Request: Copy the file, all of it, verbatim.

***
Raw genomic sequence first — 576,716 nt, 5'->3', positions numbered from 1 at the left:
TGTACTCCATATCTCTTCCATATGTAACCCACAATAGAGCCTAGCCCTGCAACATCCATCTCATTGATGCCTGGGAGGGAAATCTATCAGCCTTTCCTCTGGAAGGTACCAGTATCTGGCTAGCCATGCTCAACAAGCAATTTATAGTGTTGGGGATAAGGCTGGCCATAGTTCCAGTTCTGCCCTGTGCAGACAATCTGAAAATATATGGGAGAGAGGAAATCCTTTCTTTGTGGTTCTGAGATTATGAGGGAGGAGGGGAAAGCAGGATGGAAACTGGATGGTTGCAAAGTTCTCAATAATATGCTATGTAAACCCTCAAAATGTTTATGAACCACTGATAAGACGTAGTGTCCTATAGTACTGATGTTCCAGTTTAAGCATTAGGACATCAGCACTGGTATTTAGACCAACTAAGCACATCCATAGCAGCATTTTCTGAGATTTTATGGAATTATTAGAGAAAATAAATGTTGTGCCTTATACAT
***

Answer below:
Raw genomic sequence first — 576,716 nt, 5'->3', positions numbered from 1 at the left:
TGTACTCCATATCTCTTCCATATGTAACCCACAATAGAGCCTAGCCCTGCAACATCCATCTCATTGATGCCTGGGAGGGAAATCTATCAGCCTTTCCTCTGGAAGGTACCAGTATCTGGCTAGCCATGCTCAACAAGCAATTTATAGTGTTGGGGATAAGGCTGGCCATAGTTCCAGTTCTGCCCTGTGCAGACAATCTGAAAATATATGGGAGAGAGGAAATCCTTTCTTTGTGGTTCTGAGATTATGAGGGAGGAGGGGAAAGCAGGATGGAAACTGGATGGTTGCAAAGTTCTCAATAATATGCTATGTAAACCCTCAAAATGTTTATGAACCACTGATAAGACGTAGTGTCCTATAGTACTGATGTTCCAGTTTAAGCATTAGGACATCAGCACTGGTATTTAGACCAACTAAGCACATCCATAGCAGCATTTTCTGAGATTTTATGGAATTATTAGAGAAAATAAATGTTGTGCCTTATACAT